EHB 1728

This analysis was prepared by non-partisan legislative staff for the use of legislative members in their deliberations. This analysis is not a part of the legislation nor does it constitute a statement of legislative intent.

C 114 L 17

Synopsis as Enacted

Brief Description: Protecting minors from sexual exploitation.

Sponsors: Representatives Sawyer, Smith, Caldier, Jinkins, Fey, Kloba, Ortiz-Self, Stanford and Frame.

House Committee on Judiciary

Senate Committee on Law & Justice


Federal Stored Communications Act.

Under a federal law known as the Stored Communications Act, a provider of electronic communication services or remote computing services must disclose certain information about a subscriber or customer to a governmental entity when requested by an administrative subpoena authorized under either federal or state statute. Disclosable information includes only the following subscriber information, and not content of communications: name and address; local and long distance telephone connection records, or records of session times and durations; length and types of service; telephone or instrument number or other subscriber number or identity, including any temporarily assigned network address; and means and source of payment, including any credit card or bank account number.

Special Inquiry Judge Proceedings.

Special inquiry judge (SIJ) proceedings were established in 1971 with a stated intent of providing law enforcement with an investigatory tool in combating crime and corruption. A special inquiry judge is a superior court judge designated by a majority of the superior court judges of a county to hear and receive evidence of crime and corruption. An SIJ proceeding may be initiated by petition of the prosecuting attorney. In an SIJ proceeding, the SIJ may issue subpoenas for records and testimony relevant to an investigation when there is reason to suspect crime or corruption, which is a lower standard than probable cause. Special inquiry judge proceedings are secret and confidential, and records from the proceeding are available only to the attorney that instituted the proceeding, except as otherwise ordered by the court. An SIJ proceeding may be used only during criminal investigations and may not be used to gather evidence once a crime has been charged. An SIJ may not issue an indictment and may not act as a judge in any subsequent court proceeding arising from the investigation.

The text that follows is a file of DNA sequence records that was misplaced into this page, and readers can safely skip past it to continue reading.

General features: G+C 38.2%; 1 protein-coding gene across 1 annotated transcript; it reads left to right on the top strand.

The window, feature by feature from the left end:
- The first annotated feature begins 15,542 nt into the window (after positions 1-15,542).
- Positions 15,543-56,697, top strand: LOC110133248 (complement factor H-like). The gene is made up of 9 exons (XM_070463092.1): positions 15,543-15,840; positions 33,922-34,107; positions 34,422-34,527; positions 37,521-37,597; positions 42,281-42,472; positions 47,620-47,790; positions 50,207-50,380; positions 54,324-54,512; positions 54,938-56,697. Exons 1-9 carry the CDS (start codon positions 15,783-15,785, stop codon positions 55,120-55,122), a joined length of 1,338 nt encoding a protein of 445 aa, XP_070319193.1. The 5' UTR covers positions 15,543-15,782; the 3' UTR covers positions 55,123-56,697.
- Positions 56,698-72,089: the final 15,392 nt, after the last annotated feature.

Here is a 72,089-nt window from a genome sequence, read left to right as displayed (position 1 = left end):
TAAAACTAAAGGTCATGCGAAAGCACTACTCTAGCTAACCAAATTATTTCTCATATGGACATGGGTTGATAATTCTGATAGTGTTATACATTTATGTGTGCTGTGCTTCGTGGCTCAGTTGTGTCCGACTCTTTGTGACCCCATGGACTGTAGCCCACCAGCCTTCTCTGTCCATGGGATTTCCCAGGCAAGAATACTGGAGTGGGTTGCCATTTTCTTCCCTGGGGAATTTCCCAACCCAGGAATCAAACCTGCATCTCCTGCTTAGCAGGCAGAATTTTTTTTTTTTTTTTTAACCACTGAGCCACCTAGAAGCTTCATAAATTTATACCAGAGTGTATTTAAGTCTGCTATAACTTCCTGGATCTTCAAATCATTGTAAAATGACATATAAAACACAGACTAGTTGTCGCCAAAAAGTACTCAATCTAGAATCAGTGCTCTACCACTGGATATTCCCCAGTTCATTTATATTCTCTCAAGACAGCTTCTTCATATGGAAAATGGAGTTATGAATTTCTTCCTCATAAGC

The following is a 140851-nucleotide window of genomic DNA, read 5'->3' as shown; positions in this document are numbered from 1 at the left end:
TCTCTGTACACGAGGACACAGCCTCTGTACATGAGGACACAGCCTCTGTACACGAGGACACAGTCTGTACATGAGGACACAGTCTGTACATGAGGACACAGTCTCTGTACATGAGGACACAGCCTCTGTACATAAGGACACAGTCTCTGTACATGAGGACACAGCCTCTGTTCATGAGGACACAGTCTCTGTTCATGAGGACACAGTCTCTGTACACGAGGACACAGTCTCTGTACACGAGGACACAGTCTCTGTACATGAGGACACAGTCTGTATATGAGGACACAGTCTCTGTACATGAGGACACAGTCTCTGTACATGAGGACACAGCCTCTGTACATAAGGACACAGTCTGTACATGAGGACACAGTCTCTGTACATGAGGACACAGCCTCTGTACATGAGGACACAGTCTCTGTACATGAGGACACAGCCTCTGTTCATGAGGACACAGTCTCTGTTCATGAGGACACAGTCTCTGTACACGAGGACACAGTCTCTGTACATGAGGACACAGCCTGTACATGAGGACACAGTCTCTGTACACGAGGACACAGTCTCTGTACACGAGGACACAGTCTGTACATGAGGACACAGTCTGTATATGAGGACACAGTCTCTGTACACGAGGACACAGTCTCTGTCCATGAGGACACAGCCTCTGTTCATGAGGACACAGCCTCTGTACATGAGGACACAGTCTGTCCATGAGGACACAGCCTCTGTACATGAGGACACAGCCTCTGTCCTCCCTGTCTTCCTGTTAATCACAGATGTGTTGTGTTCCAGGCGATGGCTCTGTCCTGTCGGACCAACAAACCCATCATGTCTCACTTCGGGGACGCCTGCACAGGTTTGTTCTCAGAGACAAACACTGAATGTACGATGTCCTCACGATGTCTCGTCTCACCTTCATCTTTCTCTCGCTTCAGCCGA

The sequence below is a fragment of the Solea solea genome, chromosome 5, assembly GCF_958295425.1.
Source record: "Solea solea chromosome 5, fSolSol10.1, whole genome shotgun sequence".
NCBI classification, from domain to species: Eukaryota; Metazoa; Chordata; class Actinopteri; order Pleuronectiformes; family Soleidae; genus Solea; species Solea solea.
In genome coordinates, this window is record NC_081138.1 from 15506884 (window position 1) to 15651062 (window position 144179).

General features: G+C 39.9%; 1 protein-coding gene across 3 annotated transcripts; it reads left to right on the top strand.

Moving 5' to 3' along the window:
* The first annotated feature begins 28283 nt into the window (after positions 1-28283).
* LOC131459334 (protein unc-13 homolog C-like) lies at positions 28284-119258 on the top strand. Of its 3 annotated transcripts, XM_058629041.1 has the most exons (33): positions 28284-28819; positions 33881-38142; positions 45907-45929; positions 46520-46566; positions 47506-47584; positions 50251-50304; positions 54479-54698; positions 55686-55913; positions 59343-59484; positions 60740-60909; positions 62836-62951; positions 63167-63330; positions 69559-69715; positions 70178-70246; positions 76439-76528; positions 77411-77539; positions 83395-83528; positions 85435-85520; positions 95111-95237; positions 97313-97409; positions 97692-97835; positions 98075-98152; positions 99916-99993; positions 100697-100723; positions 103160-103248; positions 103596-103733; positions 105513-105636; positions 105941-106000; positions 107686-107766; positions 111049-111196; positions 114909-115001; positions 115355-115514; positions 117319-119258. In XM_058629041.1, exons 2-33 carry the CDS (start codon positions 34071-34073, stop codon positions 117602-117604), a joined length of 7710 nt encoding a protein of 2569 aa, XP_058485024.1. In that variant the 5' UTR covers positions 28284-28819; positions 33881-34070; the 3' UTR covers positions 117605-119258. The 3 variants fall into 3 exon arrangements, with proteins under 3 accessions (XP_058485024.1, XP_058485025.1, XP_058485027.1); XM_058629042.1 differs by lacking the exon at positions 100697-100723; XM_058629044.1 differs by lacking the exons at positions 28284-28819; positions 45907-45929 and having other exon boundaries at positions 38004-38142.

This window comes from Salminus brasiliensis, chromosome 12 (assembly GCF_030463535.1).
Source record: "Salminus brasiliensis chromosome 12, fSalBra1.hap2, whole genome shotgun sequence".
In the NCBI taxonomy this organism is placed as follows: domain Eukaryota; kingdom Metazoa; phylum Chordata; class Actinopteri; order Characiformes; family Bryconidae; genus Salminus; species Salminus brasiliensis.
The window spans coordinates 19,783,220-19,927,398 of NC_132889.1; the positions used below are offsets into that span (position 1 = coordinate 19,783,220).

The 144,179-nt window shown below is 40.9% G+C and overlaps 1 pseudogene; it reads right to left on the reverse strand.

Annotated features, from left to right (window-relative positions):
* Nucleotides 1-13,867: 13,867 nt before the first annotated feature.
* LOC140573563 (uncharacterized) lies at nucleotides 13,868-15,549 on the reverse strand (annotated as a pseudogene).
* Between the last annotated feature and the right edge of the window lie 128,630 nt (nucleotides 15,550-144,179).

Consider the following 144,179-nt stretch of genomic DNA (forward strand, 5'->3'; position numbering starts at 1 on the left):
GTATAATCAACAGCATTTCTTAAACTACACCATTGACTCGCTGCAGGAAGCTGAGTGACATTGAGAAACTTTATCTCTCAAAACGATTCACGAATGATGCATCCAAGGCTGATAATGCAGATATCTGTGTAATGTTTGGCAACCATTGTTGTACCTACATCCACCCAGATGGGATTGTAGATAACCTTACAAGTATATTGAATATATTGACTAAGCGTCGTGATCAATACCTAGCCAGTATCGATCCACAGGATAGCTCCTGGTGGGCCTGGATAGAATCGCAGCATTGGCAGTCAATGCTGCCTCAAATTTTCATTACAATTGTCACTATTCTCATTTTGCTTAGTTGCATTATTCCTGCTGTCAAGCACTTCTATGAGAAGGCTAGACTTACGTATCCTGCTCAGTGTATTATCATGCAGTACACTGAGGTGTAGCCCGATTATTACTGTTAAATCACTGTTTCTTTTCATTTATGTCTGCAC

Sexual Exploitation of Children.

Washington criminal laws addressing the sexual exploitation of children establish a number of specific crimes, including:


In any criminal investigation of an offense involving the sexual exploitation of children, the prosecuting attorney must use the SIJ process when the prosecuting attorney determines it is necessary to the investigation to subpoena a provider of electronic communication services or remote computing services for production of records relevant to the investigation. Records of information that may be obtained under the subpoena include, but are not limited to, the following subscriber or customer information:

A provider of electronic communication services or remote computing services that receives a subpoena for subscriber or customer records may not disclose the existence of the subpoena to the subscribers or customers whose records or information are requested or released under the subpoena.

"Electronic communication service" means any service that provides users the ability to send or receive wire or electronic communications. "Remote computing service" means the provision to the public of computer storage or processing services by means of an electronic communications system.

Upon petition of a prosecuting attorney for the establishment of a SIJ proceeding in an investigation of sexual exploitation of children, the court shall establish the SIJ proceeding, if appropriate, as soon as practicable but no later than 72 hours after the filing of the petition.

Votes on Final Passage:








July 23, 2017